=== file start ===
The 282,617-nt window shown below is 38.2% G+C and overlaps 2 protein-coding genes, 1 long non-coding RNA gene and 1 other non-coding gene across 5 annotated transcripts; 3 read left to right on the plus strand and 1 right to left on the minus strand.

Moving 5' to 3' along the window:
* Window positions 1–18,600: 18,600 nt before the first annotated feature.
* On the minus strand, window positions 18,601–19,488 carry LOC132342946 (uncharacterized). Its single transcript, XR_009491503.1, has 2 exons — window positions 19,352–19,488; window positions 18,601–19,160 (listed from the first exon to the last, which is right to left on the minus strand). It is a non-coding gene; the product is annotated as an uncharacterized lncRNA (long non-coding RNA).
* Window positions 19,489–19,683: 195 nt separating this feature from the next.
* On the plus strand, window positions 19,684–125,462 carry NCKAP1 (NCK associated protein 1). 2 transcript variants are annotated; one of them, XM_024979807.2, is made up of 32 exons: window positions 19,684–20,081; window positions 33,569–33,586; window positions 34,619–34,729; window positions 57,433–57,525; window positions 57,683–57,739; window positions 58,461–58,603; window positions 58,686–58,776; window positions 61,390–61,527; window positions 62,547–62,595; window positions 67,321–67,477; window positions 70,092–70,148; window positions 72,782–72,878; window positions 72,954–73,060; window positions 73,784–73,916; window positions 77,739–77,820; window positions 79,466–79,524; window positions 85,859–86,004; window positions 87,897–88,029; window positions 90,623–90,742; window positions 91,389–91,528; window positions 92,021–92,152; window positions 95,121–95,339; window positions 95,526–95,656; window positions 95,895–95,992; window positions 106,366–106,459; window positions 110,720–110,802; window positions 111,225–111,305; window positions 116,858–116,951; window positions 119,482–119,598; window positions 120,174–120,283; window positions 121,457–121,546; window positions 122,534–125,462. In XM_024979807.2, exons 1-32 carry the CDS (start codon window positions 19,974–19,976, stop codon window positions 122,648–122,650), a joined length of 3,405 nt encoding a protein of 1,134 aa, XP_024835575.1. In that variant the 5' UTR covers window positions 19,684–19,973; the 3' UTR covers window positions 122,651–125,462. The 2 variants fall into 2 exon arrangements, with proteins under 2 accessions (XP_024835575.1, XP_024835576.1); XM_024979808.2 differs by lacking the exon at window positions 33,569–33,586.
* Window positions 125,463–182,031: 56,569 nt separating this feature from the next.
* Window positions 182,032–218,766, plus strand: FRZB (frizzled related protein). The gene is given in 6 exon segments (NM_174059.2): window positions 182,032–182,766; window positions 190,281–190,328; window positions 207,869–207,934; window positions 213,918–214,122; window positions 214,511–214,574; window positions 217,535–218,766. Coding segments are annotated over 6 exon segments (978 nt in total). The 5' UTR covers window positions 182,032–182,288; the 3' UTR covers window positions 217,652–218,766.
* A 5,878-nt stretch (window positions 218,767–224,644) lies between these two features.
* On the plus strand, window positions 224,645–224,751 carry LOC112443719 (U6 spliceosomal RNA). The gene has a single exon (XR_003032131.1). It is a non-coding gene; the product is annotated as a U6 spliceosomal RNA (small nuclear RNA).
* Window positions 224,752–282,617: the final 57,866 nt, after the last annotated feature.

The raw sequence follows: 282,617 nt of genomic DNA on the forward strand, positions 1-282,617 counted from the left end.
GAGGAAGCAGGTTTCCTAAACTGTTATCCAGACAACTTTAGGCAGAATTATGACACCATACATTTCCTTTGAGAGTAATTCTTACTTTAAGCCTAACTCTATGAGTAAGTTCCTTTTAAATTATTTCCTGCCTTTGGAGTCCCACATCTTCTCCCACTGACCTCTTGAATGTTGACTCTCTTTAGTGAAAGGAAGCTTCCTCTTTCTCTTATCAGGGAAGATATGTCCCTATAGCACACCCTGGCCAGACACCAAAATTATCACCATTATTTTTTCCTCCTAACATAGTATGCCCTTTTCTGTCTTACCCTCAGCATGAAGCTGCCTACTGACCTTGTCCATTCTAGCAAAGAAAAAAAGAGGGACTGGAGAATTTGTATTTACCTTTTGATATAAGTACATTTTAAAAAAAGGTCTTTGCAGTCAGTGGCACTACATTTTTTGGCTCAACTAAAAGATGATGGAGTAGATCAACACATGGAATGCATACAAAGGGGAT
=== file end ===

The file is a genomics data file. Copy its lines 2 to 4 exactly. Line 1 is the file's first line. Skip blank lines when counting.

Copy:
Moving 5' to 3' along the window:
* Window positions 1–18,600: 18,600 nt before the first annotated feature.
* On the minus strand, window positions 18,601–19,488 carry LOC132342946 (uncharacterized). Its single transcript, XR_009491503.1, has 2 exons — window positions 19,352–19,488; window positions 18,601–19,160 (listed from the first exon to the last, which is right to left on the minus strand). It is a non-coding gene; the product is annotated as an uncharacterized lncRNA (long non-coding RNA).